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sIntroductionsAustralian environmental campaigns such as the Terania Creek forest blockade to protect old growth forests in northern New South Wales from Logging made world headlines in 1979. By 1982 the opposition to damming Tasmania’s Gordon River engendered even more international publicity. Well-known media personalities such as nature-presenter David Attenborough were arrested in mass protests at the Gordon-below-Franklin. Tasmanian doctor, Bob Brown, emerged as a national figure who founded a new political party, the Australian Greens. Yet, predating both these campaigns was the David and Goliath struggle of a small-town adult educator against an American sand mining giant: John Sinclair versus Dillingham Murphyores. Sinclair took a stand against the sand mining of K’gari (Fraser Island) as a young man in 1971 and for the next 48 years he worked unceasingly across many fields to preserve and protect the island. He formed partnerships with diverse groups including traditional custodians, conservation groups, political power-brokers, scientists and academics. The work and ideas of John Sinclair, in the course of his many-facetted actions for K’gari, reflect significant themes in environmental education research (EER) over the span of his life. Examples are provided of cases where he prefigured, pioneered or anticipated them.sK’gari, previously known as Fraser Island and, in earlier colonial times, as Great Sandy Island, is a place of outstanding natural beauty off the coast of Queensland at the southern tip of the Great Barrier Reef. It is recognised as the world’s largest sand island and has many unique ecological features including many perched freshwater lakes, tall rainforest, and many miles of golden beaches. K’gari lies in the traditional lands of the Butchulla people who profoundly enriched Sinclair’s relationship with the island.sAuthor’s Background and PurposesAs a high school student in Maryborough during the years 1969–1971, I experienced the community division caused by hostile rhetoric employed against conservationists by business leaders, local media and public figures. My own family were friends with the Sinclair family, a relationship which probably began when both our grandfathers were employees of the Maryborough Railways. My ongoing relationship with John Sinclair included trips with the Field Naturalists as a teenager, a Go Bush Safari when I took my teenage son, Rowan, on a 10-day adventure under his leadership, working on the Cooloola BioBlitz of 2018 and a period of collaboration in Fraser Island Defenders Organisation (FIDO). An insight into his character came when he offered me a special rate for my son, because he ‘couldn’t let a grandson of Jock’s miss out on experiencing Fraser Island’.sDuring Sinclair’s last years I worked with him with the aim of telling his story in a way which would share historical perspectives and campaigning experience with the environmental protectors of the future. To this end, he was working hard on his memoir, Becoming Fraser Island’s Bulldog. This manuscript, although as yet unpublished, was shared with me. I draw on it for some of the quotes in this paper. He died on Feb 3 2019.sMethodologysThe research employs qualitative research techniques, drawing on existing writings by and about Sinclair, and adding information through interviews with friends, colleagues and family members. The ethical approval process required letters of support both from the Sinclair family and the Butchulla Aboriginal Corporation (BAC). Both support the research. Transcripts of semi-structured interviews including open-ended questions were analysed. Themes which emerged from the transcripts were placed into categories according to the principles of Grounded Theory, a technique which Strauss and Corbin (1998, p.35) suggest is particularly well suited to dealing with qualitative data of the kind gathered from semi-structured or unstructured interviews, from case-study material or documentary sources. Typically, these kinds of inquiry generate large amounts of data, which accumulates in nonstandard and unpredictable formats. Using the memo and categorisation techniques from grounded theory, I was able to identify recurrent themes in the material from the interviews. Some of these have particular relevance to environmental education, and I have selected five broad themes in environmental education which emerge from the research on Sinclair’s life and achievements. These ares1.sPlace attachments2.sLearning from traditional custodianss3.sDirect immersion in natures4.sHonouring affective connections5.sDevelopment of an ecological identity which ultimately took precedence over social expectations (Plumwood’s concept of the Traitorous Identity).sAttachment to the HomelandsThis paper will explore how connection with place sustained John Sinclair’s activism and how his work influenced, and was influenced by, various strands of environmental education theory and practice. Sinclair felt a lifelong commitment to Butchulla Country, which includes K’gari, the Sandy Strait, Hervey Bay and Maryborough, where he was born in 1939. He recalled Maryborough as a wonderful place to grow up, with bushland nearby and lots of freedom tempered with clear family responsibilities for small chores and errands. His autobiographical writings confirm a love for natural places fostered by membership of the Boy Scouts, holidays on his uncle’s farm and fishing trips with his father.sI relished roaming through the wallum scrublands … with my mates and making compass traverses of the wilder bush areas some distance from the town (Sinclair & Corris, 1994 p. 16).sPlumwood (2008) critiques place-based attachment if it is not able to generalise beyond a specific location.sIt may be vital to love, but individual love for place is unlikely to be innocent, may register false consciousness and be exercised at the expense of other places, so fostering individual attachment must be incomplete as a strategy (2008, p. 3).sAfter graduating from Gatton Agricultural College in the mid-1960s, Sinclair worked for Queensland’s rural youth programme, an organisation aimed at overcoming the disadvantages suffered by young people growing up in rural and remote places. Travelling long distances between the small towns of Queensland, making connections in rural communities and developing skills in planning and resourcing was an experience which helped him to appreciate place beyond his youthful frontiers.sStevenson (2011, p. 50) notes that post 2000, attention to the idea and value of place-based education and pedagogy gained greater prominence in EER. He notes ‘the power of the nonhuman world to emotionally transport and spiritually transform us’ and concludes by articulating the need to re-connect environmental education scholarship to the passion for place.sIf the unique characteristics and beauty of Australian landscapes are to be sustained for future generations, then EER might draw more extensively and intensively on place attachments (Stevenson, 2011, p. 53).sWriting with co-author Peter Corris in 1994, Sinclair provides a visceral analogy for connection with place.sMaryborough is in my blood and in my gristle and this helps to account for the traumatic effect the struggle over Fraser Island had on me and my family (Sinclair & Corris, 1994 p. 14).sThe next step in Sinclair’s career took him more explicitly into education, when he was appointed to a role in Maryborough’s Adult Education office. This role had previously been inaugurated, and previously held, by Jack Pizzey, leader of the Country Party and, briefly, Premier of Queensland. Sinclair had married and was happy to work in his hometown where he could link up with social groups which had been formative in his childhood, such as the Scouting movement. In the generous spirit of bonhomie which characterised his life, he went above and beyond the demands of his role, setting up a debating club, an evening literacy group, taking on a scout troop and volunteering in various capacities for the Show Society and other community groups. He supported his parents with their house, Talinga, on K’gari and was happy to see his young children playing in his own childhood happy places (BFIB, p. 5). It was here that he inadvertently developed his first support base among the bush-walkers, bird-watchers and nature lovers of the region. With the local Field Naturalists, he organised regular and frequent camping trips and weekend walks to wildflower meadows, creekside beauty spots and birdwatching sites.sBeyond the backyard: altruism — care for places not directly connectedsBeing able to generalise from the particular to the universal, to extend love of local place to other natural places, became a big theme in Sinclair’s life. At first, he was focussed on the dangers posed to K’gari and used his communication skills with the aim of helping others care for this particular place. His instigation of a lift-out featuring beautiful pictures of scenic places on K’gari in the nationally distributed National Times in 1974 was influential in generating a feeling of national pride and stewardship. Plumwood, however, warns of the dangers of exclusive love for local place. Attachment to what she terms ‘The One True Place’ (2008, p. 4) is no guarantee of protection of other places, and certain modes of attachment may even require the degradation of other places.sThe British Royal Family loves Balmoral, and they see to the protection and improvement of this place, but their care is made possible by the fact that they have their money invested in a swag of companies that are despoiling systematically other people’s places, and relations of power embedded in the commodity ensure that they need neither know nor care about those places (Plumwood, 2008, p. 4).sSinclair’s campaign for K’gari took place concurrently with the rise to power of the Whitlam Labor Government. He became chair of the newly formed FIDO in 1971. Coming to office in December 1972, the Whitlam government set about implementing a raft of reforms that had become seriously overdue during the long years of the Menzies conservative government. Their instigation of the National Estate, a register of places of high environmental and historical value, reflected a readiness in some sections of Australian society to safeguard a collective heritage. Sinclair wasted no time in taking Australia’s first environment minister, Dr Moss Cass, on a whirlwind tour of ‘Fraser Island’, including all the beauty spots and swimming in the iconic Lake Wabby. Sinclair recalled:sAfter completing an aerial survey of the island, Moss landed on the beach near Wabby Lakes to rendezvous with the waiting media and me. After enjoying a swim in Lake Wabby and knowing that he was in a beautiful lake covered by sand mining leases and new applications stretching more than a kilometre in almost every direction, Moss was almost instantly urged into determining what he could do about protecting this precious site and the rest of Fraser Island.sThe film crew gained some wonderful background as we went on to Lake McKenzie and Central Station on a clear warm sunny day. That visit helped change the fate of Fraser Island. When the Four Corners Program went to air showing Moss against a backdrop of stunning Fraser Island, we won even more public support (Sinclair & Corris, 1994, p. 86).sSinclair’s tactical sense in seizing the opportunity to display the beauty of K’gari to a national audience helped ensure that K’gari was the first place to be inscribed on the National Register (Sinclair & Corris, 1994). His instigation of a lift-out featuring beautiful pictures of scenic places on K’gari in the nationally distributed National Times, was influential in generating a feeling of national pride and stewardship of special places.sIn conversation in 2018, Sinclair told me that he was always connected in the public mind with ‘Fraser Island’, but that an equally effective action for the environment was an epic 300 km canoe trip through the Kimberley along the Fitzroy River during the wet season. At the 2019 memorial service for Sinclair in Brisbane, Willigun (Joe Ross), the Bunaba man from Western Australia who sparked the whole venture, recalled this conversation in a very entertaining way, using his talent for imitating voices.s‘I asked him for help because they were going to dam the Fitzroy River to grow cotton in the Great Sandy Desert’. He said, (here Willigan perfectly reproduced the deep baritone of Sinclair), ‘Yes, I can help. We’ll get Bob Brown and do a photographic odyssey’.s‘You’ll get Bob Brown? Isn’t he a famous senator?’s‘Oh yes, he’ll be up for it’.s‘And blow me down, Bob Brown came over and we canoed along the river and got a heap of brilliant photos. When we got back the photos said it all the and the scheme was dropped without one demonstration or arrest’.sThis anecdote indicates both that Sinclair was able to generalise from the local to the remote, and that he had the trust of a broad cross-section of people, from Aboriginal activists to federal senators.sImportance of role model of a principled person to Australian societysThe literature around factors predisposing individuals to environmental activism often includes the work of Chawla (2006, 2007, 2015) who examined common experiences shared by those who work to protect nature. Chawla (2015, p. 26) interviewed environmental activists in Kentucky (USA) and Norway. She found the most frequently cited early formative experiences were positive experiences of natural areas in childhood and adolescence and the presence of adult role models who helped interpret the natural environment.sBy August 1987 a legal case against Premier Joh Bjelke — Peterson had forced Sinclair into bankruptcy. A reporter from the current affairs programme, The 7.30 Report, conducted an interview. On the programme, the financial predicament faced by John Sinclair was broadcast nationally. Soon afterwards he began receiving letters of support. One which particularly touched him read:sI am a middle-aged grandmother and will probably never see Fraser Island for myself, but it is of great importance to me that these beautiful places of our heritage remain for coming generations to enjoy and treasure (Sinclair & Corris, 1994, p. 164).sSinclair analysed the themes in more than 2000 letters and found three main sentiments: congratulations on stepping up for a cause, fondness for Fraser Island and disgust for the Premier and his cronies. Along with the letters came donations large and small. In fact, Sinclair received twice the amount he owed and was able to pay off his debts and donate a substantial war-chest to FIDO. Sinclair had become a role model for Australians for taking a principled stand and sticking to his ideals.sLearning from and with Traditional CustodianssThe 2008 Melbourne Declaration (MCEETYA, 2008) set out the agreed national purpose of education to deliver high-quality outcomes regardless of cultural, linguistic and economic background. This suggested a social justice agenda. Thornton, Graham and Burgh make an explicit connection between environmental sustainability and Indigenous knowledge in the process of decolonisation.sIndigenous philosophies, which have much to offer regarding ways of knowing, being and doing that have been largely absent from curricula, are vital to redress this issue. Education must be a site for … rethinking if we are to change the culture that has structured our unsustainable habits and habitats. Decolonisation, then, is a necessary part of environmental education (Thornton, Graham, & Burgh, 2019, p. 244).sPlumwood (2008, p. 4) and Thornton et al. (2019, p. 246) refer to the words of ‘Big Bill’ Neidjie a Gaagudju culture leader popularly known as Kakadu Man.sYou got to hang onto this story because the earth, this ground, earth where you brought up, this earth he grow you‘ (1989, p.166).sPlumwood notes that the piece of ground that ‘grows you’ would also usually be identified by indigenous people as ‘Country’, the place of one’s clan or community, and is connected to other Countries in various cross-cutting ways (2008, p. 4). Thornton et al point out that Neidjie’s wisdom reflects a view of nature and place as, to a much greater extent than in western culture, an active agent in and co-constituter of our lives, but involves a social process in which the energy of others is invested.sAn important contribution to Sinclair’s lifelong allegiance to K’gari came through his relationships with Butchulla people. This worked into his life in three ways. The first circumstance which formed a link with the Butchulla happened before he was even born, when in 1935, newly weds Charlie and Beryl Sinclair went to the small holiday village of Happy Valley on K’gari for their honeymoon. Henry ‘Banjo’ Owens was a colourful personality, bushman and athlete, described by Woolley (2017) as ‘principal guide’, who offered to show the young couple the wonders of the island. They eagerly accepted and soon became firm friends. It was an ongoing friendship with the Owens family which resulted in John Sinclair later spending illuminating time as an adult on the island with Banjo’s younger brother, Isaac.sSecondly, John Sinclair’s work as an Adult Education officer in the region fostered a mutually supportive relationship with two Butchulla siblings, Wilf Reeves and Olga Miller. Glen Miller, Olga’s son, recalls:sIt was the Adult Education department that sponsored the Maryborough Writers Group and that’s how John and Uncle Wilfie and Mum came to meet. Uncle Wilfie and Mum were both members of the Maryborough Writers group.sGlen’s uncle, Wilf Reeves, confided to Sinclair that he wanted to write the traditional stories his father and grandfather had told in his childhood, using the name Moonie Jarl, meaning storyteller. John encouraged the project.sI honestly believe that John Sinclair played a fairly major role in convincing them that they did have enough stories to create a book. All the stories were written by Uncle Wilfie. He wrote them out long hand and Mum typed them up for him. Mum had a little portable typewriter and she did it all on that little portable! Mum’s other contribution was that she did all the illustrations. I feel John Sinclair played a major role in getting it ready to print. I suspect he even found Jacaranda Press for them.sThe final product, Legends of Moonie Jarl, published in Reeves and Miller (1964), had the distinction of becoming the first book of Aboriginal stories by an Aboriginal author and illustrator to be published in Australia. A girl guide leader and well-known identity around Maryborough, Olga Miller went on to write more stories based on Butchulla legends as well as prose and poetry. In 1976, she was encouraged by Sinclair to appear in person at the Fraser Island Inquiry and assert her family’s unbroken connection to the island (Sinclair pers comm, 2018). For this Inquiry, Sinclair recorded oral interviews with other Butchulla people as well as other island residents who recalled the continuous residence of Butchulla people working in logging camps and fishing enterprises (Petrie, 1995, p. 32).sA third transformative relationship began when Olga Miller’s niece, Shirley Foley, came back from Sydney, in Sinclair’s view, to ‘help him fight for K’gari’ (pers comm 2018). Shirley embarked on a concerted campaign to gain native title for her people. Sinclair’s research for the Fraser Island Inquiry provided valuable support for the claim. Shirley’s daughter, Fiona Foley, is an artist, academic and author working actively to assert Butchulla culture and history through her arts practice and a number of recent publications (2018, 2020a, 2020b).sSinclair was willing to listen to the less privileged voices from early days. When the Fraser Island Inquiry was convened in 1975, he realised that some voices would not be heard without his support. His family friendship with the Owens clan came into play. He recalled:sWhen I realized that there was a great dearth of information relating to Aborigines, I knew an old Aboriginal friend, Ike Owens, living in Hervey Bay who could help. He was a shy Butchulla man with a very strong connection with Fraser Island. Although he was unwilling to appear before the Commission in Brisbane, I recorded our interview. From the transcript of his replies I was able to draft a written statement he that he agreed should go forward as a submission to the Inquiry. I did a similar thing with another Aboriginal woman Ethel Richards (Sinclair & Corris, 1994, p. 131).sThis gives a glimpse of Sinclair’s significant contributions as an historian. In his words below, we see his inclusive intent.sHaving begun the process of collecting oral history for the Fraser Island Environmental Inquiry I appreciated that many of the people who had valuable memories of the island were already of an advanced age and it was important to capture these memories …. I hit on the idea of conducting a veteran’s tour to bring together people with the longest experience of Fraser Island. We had former forestry officers and forest workers, old bullockies and barge operators as well as Ike Owens and Ethel Richards to provide an Aboriginal perspective (BFIB, p. 25).sThe event provoked some valuable linguistic information from Isaac Owens.sI can remember the old men stirring before daylight and yarning away discussing how the bullockies used candles before daylight to track which way their bullocks had headed when they were turned loose each evening, so they could be brought back to be yoked up for another day’s work. Sid Jarvis told how sometimes they went towards Second Creek and sometimes they went towards First Creek. Then another voice from the bed of the usually laconic Ikey Owens chimed in, ‘We used to have perfectly good Aboriginal names for those creeks. I think it is silly that you now call them First, Second, Third and Fourth Creeks’.sIn his subsequent appointment to the Place Names Board, Sinclair made sure the original Butchulla names, Gerrawea, Govi, Taleebra and Toolooroo were added to signage and maps.sDirect Immersion in NaturesWhen UNESCO launched the Decade of Sustainable Development in 2004, Sinclair had already been running an eco-tourism business since 1989. Birdsall and White (2020, p. 198) point out that place connection must generate an authentic concern for the wellbeing of that place and all its inhabitants through lived experiences and hands-on engagement. Ferreira, Ryan, and Tilbury (2006) stress that pedagogies consistent with Education for Sustainability learning must involve real-life, hands-on, sensory experiences.sSinclair’s 2006 Go Bush safari on K’gari, experienced by the author and her son in 2006, was the quintessential example of this type of environmental education. It included an 11-day bush camping trek through various sites on K’gari, a whale-watching cruise from Hervey Bay and a tour of the architectural treasures of Maryborough. While camping on the island, discussions took place around campfire at night. Reflections on the journey, laughter and satisfaction at the day’s achievements followed the exertion of the daytime walks and full sensory immersion in the sights, sounds, smells of the site. A journal was kept, and each evening participants would take turns at recording the day’s events. This was shared with all after the conclusion of the trip. These experiences provided an intense environmental education process. Sinclair and his trusted helpers ran safaris to many places including Cradle Mountain National Park in Tasmania, Kakadu and the Kimberly.sThrough the effective combination of direct experience of place and instruction from a respected authority, many participants of such safaris became active advocates for the island in their own fields, including formal education. Interviewee ‘Claire’ recalls camping on ‘Fraser Island’ as a high school student with her biology class led by an inspirational teacher who had visited K’gari with Sinclair. In this way, a huge ripple effect played out, with ever-increasingly numbers of people becoming aware of the beauty and appeal of K’gari.sHonouring the Affective ConnectionsWhen I began this project less than 3 years ago, I was told by supervisors that terms such as love and passion have no place in academic research as they are too emotive and lack impartiality. I returned to Sinclair’s own words in my defence.sThere’s a whole lot of emotional reasons which predicate what we do and the choices we make in our lives. I think that applies equally to the protection of the environment. You really have to have that element of emotion. So, if you can get people to experience what you’ve experienced, they have a far better appreciation of the decisions which should be made (Sinclair & Corris, 1994, p. 92).sE. O Wilson’s seminal book, Biophilia (1984) proposed an inherent desire in humans to relate to the natural world. Influential environmental thinker David Orr dared to use that ‘l’ word is his 1993 essay, ‘Love it or Lose It’. Ideas flowing from this era are combining with newer theorists (Haraway, 2016; Barad, 2007) who argue for a more nuanced approach to our relationship with the larger-than-human world and the material base upon which we rely. Current debate among environmental educators and recent papers appearing in the Australian Journal of Environmental Education (AJEE) reflect a greater acceptance of the emotive. Questions such as ‘Where is the love in environmental education research?’ (Blom, Aguayo, & Carapeto, 2020) have emerged from discussions at recent conferences, examining the relationality between people and other living organisms. The editors of AJEE Volume 36, Birdsall and White, point out in their introduction that:sMaking connections not only involves cognitive learning but also affective learning. This dimension is seen by some researchers as the ‘missing link’ in education as it recognises learners as ‘feeling-thinking’ beings (Bryan, 2020, p. 10). Connecting with nonhuman nature is regarded as the crucial shift that we humans need to make, so that we consider the consequences of our actions on other living things when we make decisions about our lives (Birdsall & White, 2020, p. 197).sAlthough Sinclair retained confidence in scientific evidence, and this extended into active partnerships with university research teams and departments, he steadfastly refused to accept that cold logic and rationality were the underlying motivators of pro-environmental activism. In a long interview with Trove’s Gregg Borschmann in 1996, John Sinclair recalled the emotional impact of taking the Fraser Island Commissioners to explore K’gari 20 years before.sI guess by the time the inspection had finished and the people had seen what was on the ground, I think they’d all fallen in love with Fraser Island (Borschmann, 1996, p. 91).sSinclair’s outright denial that rationality and logic were lasting motivators for environmental activism echoes the trend in environmental education towards promoting an affective bond with natural places.sEcological Identity Taking Precedence over Social Expectations: Becoming TraitoroussMuch of the storm of personal vitriol directed against Sinclair and his family stemmed from a sense of betrayal from their previous perception of him as a Country Party member and supporter of the status quo. He felt the full consequences of this change of loyalties. Ecofeminist Val Plumwood (2002) argues for the need for environmental defenders to develop a ‘traitorous identity’ that would be able to obtain a view from both sides and to adopt multiple perspectives, by understanding one’s own situatedness in the relation between one’s own group and the other. She explains:sWhat makes such traitorous identities possible is precisely the fact that the relationship between the oppressed and the ‘traitor’ is not one of identity, that the traitor is critical of his or her own ‘oppressor’ group as someone from within that group who has some knowledge of its own workings and its effects on the life of the oppressed group.sSinclair embraced such a traitorous identity when he chose to defend K’gari in opposition to many authoritative voices of peers, colleagues and fellow citizens. Tim Bonyhady, speaking on ABC radio’s Rear Vision Program in 2019, refers specifically to Sinclair as someone for whom love for place eclipsed all other allegiances.sThere were cases, and John Sinclair of Fraser Island is an example, who I think started out with pretty conservative politics and were radicalised by their attachment to particular places which were at risk. When those people who had attachments to places and when they saw those places at risk, many people who otherwise had conservative politics became radicalised because they wanted to save them.sThornton et al. (2019) further explore Plumwood’s concept of Traitorous Identities.sIf environmental degradation is, as Plumwood contends, a problem that has an epistemic source in a dominant rationality, then to unravel the threat of ecological irrationality, we argue that educators must become traitorous identities (emphasis mine). Traitorous identities are created through reflection on … experiences that point to the need to revise our ‘conception of the self and its relation to the nonhuman other, opposition to oppressive practices, and the abandonment and critique of cultural allegiances to the dominance of the human species…Traitorous identities cultivate an ethical, ecological rationality and by extension ‘Place’, through constant reflection on the ways in which being traitorous habitually interacts with the environment and others, looking for experiences that lie outside of the dominant narrative (Thornton et al., 2019, p. 244).sDeeply felt connection with place made it a very painful wrench when political victimisation forced Sinclair and his family to leave their hometown after the Fraser Island Inquiry delivered its findings in 1976. An interviewee (code NR #1) recalled:sI can remember when we did a community advisory committee meeting on the island. John was sharing this whole idea of having grown up with the sons of loggers and the sons of fishermen, his association with K’gari and the time he spent on there, and how it came about that through his love of K’gari he created a situation where he was opposing those people. I know that it caused him a huge amount of distress when he had to leave Maryborough.sPersonal costs to Sinclair for embracing the traitorous identity included sabotage of his career as a formal educator, personal vilification, threats and abuse, financial sacrifice, alienation from many friends and family members and decades of exile from his homeland. Until his last months he was commentating Sandy Strait boat cruises to raise funds to oppose a proposed coal mine that would impact the Sandy Strait, Corrawinga. Interestingly, he never seemed to have regrets.sThe richness that my enduring Fraser Island campaign has added to my life more than offsets any of the negatives encountered along the way (BFIB, p. 142).sDiscussionsSinclair’s original world view was a human-centred one. Although he loved nature, his early writings reveal an anthropocentric concern for the ‘public interest’. In his editorial for the first issue of Wambaliman, the newsletter of the Maryborough and District Field Naturalists Club, Sinclair identifies as a conservationist. In possibly his earliest writings on the topic, in 1967, he declares:sConservation is a word that gains more meaning every day. The destruction of native habitat and of so many native animals has alarmed the Rural Advisory Committee of the Maryborough Promotion Bureau. As a result, there are now active agitators calling for conservation of some natural forests throughout the Wallum.sBy 1970, his concerns were broadening.sAfter 1969 I watched the Country Party drift rapidly to the right and become increasingly unresponsive or even hostile on environmental issues. By the end of 1970 I could no longer support the Country Party because of its obsessive support for mining in disregard for the environment (BFIB, p. 15).sPosthuman philosophy critiques Western frameworks of thought which portray nature as the ‘other’ or enemy. As a consequence of this separation of humanity and animality, Western theories have conceived nature as a presocial baseline from which human culture advances through stages of civilisation and enlightenment (Braidotti & Bignall, 2019). This leads to the measurement of human achievement in terms of advancing technologies and the assumption that societies with superior technologies have a right to dominate others. This viewpoint also regards nature as a source of inert raw material freely available for human appropriation and exploitation.sDeveloping relationships with environmentalists such as Geoff Mosely, Judith Wright and Bob Brown accelerated Sinclair’s understanding of broader environmental Issues. Associates such as Professor Len Webb were among the first Queenslanders to take issue with the meaning of the term sconservationswhen defined as ‘wise use of natural resources’ (Lines, 2006, p. 65).sStevenson (2011, p. 53) examines whether a place-based focus can be an emotionally and cognitively engaging context for learning and a source for stimulating and sustaining a concern for the nonhuman world. He concludes:sIf the unique characteristics and beauty of Australian landscapes are to be sustained for future generations, then EER might draw more extensively and intensively on place attachments. Maybe it is time for a similar inspiration to enable us to re-connect our scholarship to our passion for place that ignited many of us to originally enter the field of environmental education.sSinclair’s life traces a trajectory of interaction with environmental and sustainability milestones. In 1975, while environmental leaders were meeting in Belgrade, the name John Sinclair had become a household word in Australia due to a controversy over the approval of export licences for K’gari’s mineral sands. In May of that year, each of Australia’s national newspapers, The Age, The Herald and The Australian ran headlines about ‘Fraser Island’. Just 2 years later, the world’s first intergovernmental conference on environmental education was convened in Tbilisi, Georgia (USSR), by the United Nations Education, Scientific, and Cultural Organization (UNESCO) in cooperation with the U.N. Environment Programme (UNEP). Meanwhile, in Australia, Sinclair had just received The Australian Newspaper’s Australian of the Year award for his leading role in protecting Fraser Island. In 1990 he was honoured by the United Nations Environment Program by being named in the Global 500. In June 1992, at the Earth Summit in Rio de Janeiro, Brazil, more than 178 countries adopted Agenda 21, a comprehensive plan of action to build a global partnership for sustainable development. The following year, Sinclair was awarded the 1993 Goldman Prize for grassroots activism for the Oceania region.sConclusionsThe research reveals a lifetime of transdisciplinary activism which brought together the protection of special ecosystems with social justice. During SInclair’s long period of activism, his philosophy and environmental stance were changed towards a more nature-centred position. Such a philosophical shift was mirrored by changes in environmental education and environmental protection campaigns in Australia, and conversely, Sinclair’s own work may be seen as influential in causing such progress. His work to bring K’gari to the hearts of all Australians justify a claim that he helped form a national environmental conscience. He employed an effective combination of immersion, authoritative instruction and open affection to share his passion for the natural world.sHis work with the traditional custodians of K’gari was characterised by loyalty and mutual respect. In the spirit of decolonisation, before he ever heard the term, he was using what privilege he had as an educated white male to support and amplify their voices through publishing projects, Inquiry submissions and historical research.sThrough his passion to bring the beauty and wonder of K’gari to the wider world, Sinclair motivated many others to act in her interests and demonstrated the potential for one person’s vision to activate the conscience of a nation. The challenges and sacrifices exacted by his uncompromising ‘traitorous identity’ were always met with fortitude and creativity, and national and international recognition vindicated his stance.sI want to end on a call to action, as Australian Education Departments profoundly fail to support quality environmental education and its meaningful embedding in curriculum, that, as environmental educators, we must carry on this all-important battle to prepare the environmental stewards of the future. Environmental education, in the best sense of being deeply felt and productive of real-world action, is key to equipping future citizens with the mix of passion, competence and audacity that Sinclair exemplified. I want to end with more of the words of John Sinclair as he accepted the Goldman Prize for grassroots activism in the United States in 1993:sThe greatest inspiration I have drawn on, though, has been the incredible Fraser Island itself. I have learned to understand, and to appreciate, and to love, this very special place. The world desperately needs beautiful places like Fraser Island to be preserved in perpetuity. The urgent need to stop the degradation of the global environment requires more and more local activism to address everything from maintaining the earth’s life support systems to preserving the diversity of life on earth (Goldman Prize Ceremony, 2019).s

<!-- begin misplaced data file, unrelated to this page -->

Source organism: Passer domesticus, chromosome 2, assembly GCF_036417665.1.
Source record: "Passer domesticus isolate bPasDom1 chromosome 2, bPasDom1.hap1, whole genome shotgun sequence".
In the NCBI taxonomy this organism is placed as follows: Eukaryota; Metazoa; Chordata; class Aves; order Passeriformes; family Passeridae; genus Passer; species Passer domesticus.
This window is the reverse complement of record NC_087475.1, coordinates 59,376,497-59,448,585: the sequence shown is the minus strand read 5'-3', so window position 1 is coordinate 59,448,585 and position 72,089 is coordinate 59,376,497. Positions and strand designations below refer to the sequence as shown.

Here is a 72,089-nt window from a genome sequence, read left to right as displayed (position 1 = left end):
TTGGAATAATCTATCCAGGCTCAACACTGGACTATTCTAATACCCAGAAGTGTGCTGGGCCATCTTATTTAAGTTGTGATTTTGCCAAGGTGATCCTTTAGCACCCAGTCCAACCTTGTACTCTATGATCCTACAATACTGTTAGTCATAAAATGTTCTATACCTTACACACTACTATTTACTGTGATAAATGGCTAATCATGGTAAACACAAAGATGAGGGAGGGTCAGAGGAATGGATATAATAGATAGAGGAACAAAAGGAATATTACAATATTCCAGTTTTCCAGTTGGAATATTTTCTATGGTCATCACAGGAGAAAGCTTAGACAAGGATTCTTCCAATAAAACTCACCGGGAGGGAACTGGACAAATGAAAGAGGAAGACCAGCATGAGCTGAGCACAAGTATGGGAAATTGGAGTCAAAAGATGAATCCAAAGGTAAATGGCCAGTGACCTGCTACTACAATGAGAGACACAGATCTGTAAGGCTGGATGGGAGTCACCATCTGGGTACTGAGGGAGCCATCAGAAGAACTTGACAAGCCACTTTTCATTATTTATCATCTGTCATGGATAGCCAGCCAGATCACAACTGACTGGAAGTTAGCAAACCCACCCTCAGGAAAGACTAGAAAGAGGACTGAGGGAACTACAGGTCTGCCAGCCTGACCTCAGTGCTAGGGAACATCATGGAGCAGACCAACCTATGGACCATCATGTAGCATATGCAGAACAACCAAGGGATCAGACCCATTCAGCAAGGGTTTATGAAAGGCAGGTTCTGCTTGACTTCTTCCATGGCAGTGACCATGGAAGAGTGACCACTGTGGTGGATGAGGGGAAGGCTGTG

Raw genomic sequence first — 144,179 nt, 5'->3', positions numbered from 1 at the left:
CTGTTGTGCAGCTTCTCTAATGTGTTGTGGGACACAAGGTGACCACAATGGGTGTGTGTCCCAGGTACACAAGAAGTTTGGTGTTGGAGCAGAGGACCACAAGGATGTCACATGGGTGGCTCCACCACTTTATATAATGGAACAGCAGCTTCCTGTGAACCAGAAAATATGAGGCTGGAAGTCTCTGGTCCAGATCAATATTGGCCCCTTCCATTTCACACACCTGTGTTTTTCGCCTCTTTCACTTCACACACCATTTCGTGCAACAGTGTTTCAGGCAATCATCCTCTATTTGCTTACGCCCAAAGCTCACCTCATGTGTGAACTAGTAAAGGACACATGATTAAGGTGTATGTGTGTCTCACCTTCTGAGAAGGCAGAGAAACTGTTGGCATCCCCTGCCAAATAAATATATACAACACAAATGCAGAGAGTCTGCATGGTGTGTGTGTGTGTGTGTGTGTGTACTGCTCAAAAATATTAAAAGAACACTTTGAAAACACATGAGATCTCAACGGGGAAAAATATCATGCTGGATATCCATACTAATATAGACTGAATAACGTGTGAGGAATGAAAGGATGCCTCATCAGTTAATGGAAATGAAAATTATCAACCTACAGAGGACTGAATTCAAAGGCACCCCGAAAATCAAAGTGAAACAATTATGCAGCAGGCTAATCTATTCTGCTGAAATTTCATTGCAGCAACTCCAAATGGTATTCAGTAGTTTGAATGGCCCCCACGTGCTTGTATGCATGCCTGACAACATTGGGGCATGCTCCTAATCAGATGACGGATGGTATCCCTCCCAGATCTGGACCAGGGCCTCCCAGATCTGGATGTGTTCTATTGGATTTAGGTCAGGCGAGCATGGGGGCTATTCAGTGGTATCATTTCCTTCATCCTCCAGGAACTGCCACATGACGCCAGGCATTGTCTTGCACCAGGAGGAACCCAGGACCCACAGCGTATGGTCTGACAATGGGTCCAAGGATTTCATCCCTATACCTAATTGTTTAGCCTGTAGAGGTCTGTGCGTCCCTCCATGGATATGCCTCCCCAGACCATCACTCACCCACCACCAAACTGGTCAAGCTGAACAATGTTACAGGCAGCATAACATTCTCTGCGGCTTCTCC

Australian Journal of Environmental Education – Cambridge University Press
Published: Mar 1, 2023
Keywords: John Sinclair; environmental history; activism; conservation